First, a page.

Saybian Morgan wrote:my group membership isn't approved yet but could you tell me where is the regional dominance of this group? I'd drive down to washington to find perrenials I can get, but oregon will need a rental car.
M.K. Dorje wrote:The mushrooms in the photo look a lot like the white chanterelle (Cantharellus subalbidus)- a close relative to the Pacific golden chanterelle that is a dull white color. White chanterelles are mycorrhizal with madrone, manzanita, Douglas-fir, tanoak, chinquapin, evergreen huckleberry and maybe oak. If you have older trees of any of these species nearby, the mushrooms might be growing on the root system of one of these trees. But normally, white chanterelles don't grow in disturbed or cultivated soils. They actually prefer older stands of Douglas-fir mixed with all the hardwoods I mentioned earlier, especially under madrone and manzanita.Here's the link: http://www.mushroomexpert.com/cantharellus_subalbidus.html
If you could harvest one of the bigger specimens and take another close-up photo of the gills, it might be possible to be 100% sure. Also, be sure to bruise the specimen and see if it stains a yellow-orange to orange-brown color, one of the key characters of the white chanterelle. (It would be so cool if you had white chanterelles AND morels growing in the same bed!!) Below is another link with good photos and a description.
Jay Grace wrote:Kay bee. If you are still around I'm curious as to how your massive planting turned out.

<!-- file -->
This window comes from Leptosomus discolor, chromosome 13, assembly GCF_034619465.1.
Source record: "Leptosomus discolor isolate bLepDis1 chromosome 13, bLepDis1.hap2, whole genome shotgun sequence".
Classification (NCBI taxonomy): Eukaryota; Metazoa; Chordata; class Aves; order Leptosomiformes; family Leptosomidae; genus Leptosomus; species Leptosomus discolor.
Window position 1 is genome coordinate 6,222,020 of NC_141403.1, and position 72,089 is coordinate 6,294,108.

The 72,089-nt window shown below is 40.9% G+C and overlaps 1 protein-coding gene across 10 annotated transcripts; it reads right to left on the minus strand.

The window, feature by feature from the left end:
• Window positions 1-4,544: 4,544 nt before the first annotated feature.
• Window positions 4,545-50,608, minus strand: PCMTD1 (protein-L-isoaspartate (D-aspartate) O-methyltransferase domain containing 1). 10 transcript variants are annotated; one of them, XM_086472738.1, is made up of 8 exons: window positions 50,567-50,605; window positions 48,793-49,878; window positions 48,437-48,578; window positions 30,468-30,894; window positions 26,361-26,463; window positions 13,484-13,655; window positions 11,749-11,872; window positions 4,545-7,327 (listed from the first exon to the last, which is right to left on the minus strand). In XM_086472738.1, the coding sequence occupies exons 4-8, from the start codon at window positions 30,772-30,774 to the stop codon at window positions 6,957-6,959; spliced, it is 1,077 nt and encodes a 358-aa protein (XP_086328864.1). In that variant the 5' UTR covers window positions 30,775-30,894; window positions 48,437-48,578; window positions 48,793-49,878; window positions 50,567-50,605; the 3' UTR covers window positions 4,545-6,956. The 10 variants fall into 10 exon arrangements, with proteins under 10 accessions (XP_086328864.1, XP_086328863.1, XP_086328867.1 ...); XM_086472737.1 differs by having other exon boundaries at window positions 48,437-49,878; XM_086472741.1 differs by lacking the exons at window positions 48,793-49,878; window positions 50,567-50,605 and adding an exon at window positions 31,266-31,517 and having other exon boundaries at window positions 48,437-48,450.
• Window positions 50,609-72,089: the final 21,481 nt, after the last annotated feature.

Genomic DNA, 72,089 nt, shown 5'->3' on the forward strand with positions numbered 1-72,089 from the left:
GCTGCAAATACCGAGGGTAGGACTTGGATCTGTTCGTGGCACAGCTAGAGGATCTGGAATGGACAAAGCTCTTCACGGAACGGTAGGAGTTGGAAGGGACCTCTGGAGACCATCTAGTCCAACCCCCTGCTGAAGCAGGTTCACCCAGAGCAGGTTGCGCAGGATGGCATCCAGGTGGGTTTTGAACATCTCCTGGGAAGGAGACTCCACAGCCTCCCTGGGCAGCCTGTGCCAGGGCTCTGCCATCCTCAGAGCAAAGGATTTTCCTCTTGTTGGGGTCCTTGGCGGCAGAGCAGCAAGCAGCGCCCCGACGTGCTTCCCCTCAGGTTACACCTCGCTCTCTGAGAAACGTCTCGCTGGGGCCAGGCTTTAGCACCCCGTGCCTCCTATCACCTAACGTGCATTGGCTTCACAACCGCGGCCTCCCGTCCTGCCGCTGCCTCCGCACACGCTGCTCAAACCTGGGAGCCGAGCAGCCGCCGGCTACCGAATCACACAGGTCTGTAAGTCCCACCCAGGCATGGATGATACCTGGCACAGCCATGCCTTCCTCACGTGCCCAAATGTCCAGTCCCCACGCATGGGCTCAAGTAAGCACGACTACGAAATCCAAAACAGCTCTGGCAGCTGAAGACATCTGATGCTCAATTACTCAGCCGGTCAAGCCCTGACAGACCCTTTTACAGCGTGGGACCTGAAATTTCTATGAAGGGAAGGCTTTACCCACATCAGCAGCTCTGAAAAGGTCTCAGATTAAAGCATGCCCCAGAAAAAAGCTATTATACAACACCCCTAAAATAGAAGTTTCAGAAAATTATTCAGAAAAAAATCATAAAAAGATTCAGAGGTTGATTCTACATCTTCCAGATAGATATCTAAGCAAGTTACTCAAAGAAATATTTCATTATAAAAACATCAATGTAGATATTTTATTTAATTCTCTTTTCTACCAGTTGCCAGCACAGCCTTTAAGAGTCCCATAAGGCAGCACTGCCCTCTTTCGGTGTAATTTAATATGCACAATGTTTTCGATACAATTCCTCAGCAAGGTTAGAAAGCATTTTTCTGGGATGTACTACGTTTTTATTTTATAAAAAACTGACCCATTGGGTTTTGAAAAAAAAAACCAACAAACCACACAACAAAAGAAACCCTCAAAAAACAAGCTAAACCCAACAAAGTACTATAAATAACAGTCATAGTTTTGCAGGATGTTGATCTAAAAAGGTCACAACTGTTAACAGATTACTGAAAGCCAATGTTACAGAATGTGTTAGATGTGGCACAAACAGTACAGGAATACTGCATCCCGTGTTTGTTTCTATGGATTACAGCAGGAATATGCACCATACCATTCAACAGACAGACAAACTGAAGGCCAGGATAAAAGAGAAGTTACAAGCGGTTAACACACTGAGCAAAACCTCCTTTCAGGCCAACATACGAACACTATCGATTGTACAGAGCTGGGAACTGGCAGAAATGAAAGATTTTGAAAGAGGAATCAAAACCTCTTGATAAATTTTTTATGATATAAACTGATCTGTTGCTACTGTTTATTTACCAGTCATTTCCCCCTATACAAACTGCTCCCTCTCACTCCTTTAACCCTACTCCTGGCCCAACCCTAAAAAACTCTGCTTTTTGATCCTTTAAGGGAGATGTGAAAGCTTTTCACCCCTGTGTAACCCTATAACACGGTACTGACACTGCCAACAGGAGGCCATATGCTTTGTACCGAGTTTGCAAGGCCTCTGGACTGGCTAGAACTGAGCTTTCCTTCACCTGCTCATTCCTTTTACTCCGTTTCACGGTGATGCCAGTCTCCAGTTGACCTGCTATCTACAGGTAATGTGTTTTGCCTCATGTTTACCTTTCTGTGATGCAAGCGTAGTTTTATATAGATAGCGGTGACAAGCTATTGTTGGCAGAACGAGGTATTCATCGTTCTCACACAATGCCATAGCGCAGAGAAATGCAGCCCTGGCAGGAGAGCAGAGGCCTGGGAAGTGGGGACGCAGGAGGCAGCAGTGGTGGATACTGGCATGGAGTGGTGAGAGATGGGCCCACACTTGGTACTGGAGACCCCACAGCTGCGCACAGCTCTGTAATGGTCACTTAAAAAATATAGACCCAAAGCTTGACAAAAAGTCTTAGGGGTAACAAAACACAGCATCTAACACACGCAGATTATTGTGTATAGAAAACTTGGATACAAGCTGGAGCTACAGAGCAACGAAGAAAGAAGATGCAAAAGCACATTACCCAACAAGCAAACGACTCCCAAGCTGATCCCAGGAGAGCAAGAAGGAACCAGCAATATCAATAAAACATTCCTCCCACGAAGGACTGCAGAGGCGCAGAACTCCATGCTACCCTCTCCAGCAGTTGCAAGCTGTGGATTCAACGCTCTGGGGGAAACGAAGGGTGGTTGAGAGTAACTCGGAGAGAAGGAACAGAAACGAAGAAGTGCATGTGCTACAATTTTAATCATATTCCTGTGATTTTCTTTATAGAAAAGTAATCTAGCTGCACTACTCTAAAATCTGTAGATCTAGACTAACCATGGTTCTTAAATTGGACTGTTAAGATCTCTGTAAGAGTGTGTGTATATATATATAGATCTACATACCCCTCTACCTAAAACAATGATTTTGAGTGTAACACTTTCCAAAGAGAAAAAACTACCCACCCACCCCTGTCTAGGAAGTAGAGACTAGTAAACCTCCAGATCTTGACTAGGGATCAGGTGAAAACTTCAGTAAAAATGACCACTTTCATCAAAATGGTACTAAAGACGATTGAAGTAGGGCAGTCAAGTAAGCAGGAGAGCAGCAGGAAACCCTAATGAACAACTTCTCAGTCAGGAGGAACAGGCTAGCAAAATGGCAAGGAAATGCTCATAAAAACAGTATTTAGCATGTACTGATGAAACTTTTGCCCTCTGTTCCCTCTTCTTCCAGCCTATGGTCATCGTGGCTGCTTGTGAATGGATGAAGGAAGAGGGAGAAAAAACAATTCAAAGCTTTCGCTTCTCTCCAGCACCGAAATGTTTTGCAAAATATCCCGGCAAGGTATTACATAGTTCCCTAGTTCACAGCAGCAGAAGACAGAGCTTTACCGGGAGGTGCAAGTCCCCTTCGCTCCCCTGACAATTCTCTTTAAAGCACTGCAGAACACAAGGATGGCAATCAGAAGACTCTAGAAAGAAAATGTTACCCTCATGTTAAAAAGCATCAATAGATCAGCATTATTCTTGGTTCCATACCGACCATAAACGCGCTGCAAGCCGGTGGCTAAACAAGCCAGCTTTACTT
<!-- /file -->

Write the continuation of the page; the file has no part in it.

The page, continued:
And how many acres did this planting consume?
Crt Jakhel wrote:Hi,
I'm just waaay late to this thread. But if it still counts: you don't need to have raspberries bear only in the August-October period. The autumn or "everbearing" rasps have two periods of bearing, the first one in june-early July on 2-year canes and the second one in the later period, with a couple of weeks' time off in between. (This is based on my experience in a location that has last and first frost dates very similar to yours, but harsher winters.)
The difference is in the management of raspberries - if you cut them all down during winter you will of course only have the late crop. But if you do it selectively, removing only the canes that have had their second year's worth and are now drying out, you can keep picking from June to mid October with just that couple of months' hiatus in July.
Best of luck in your undertaking.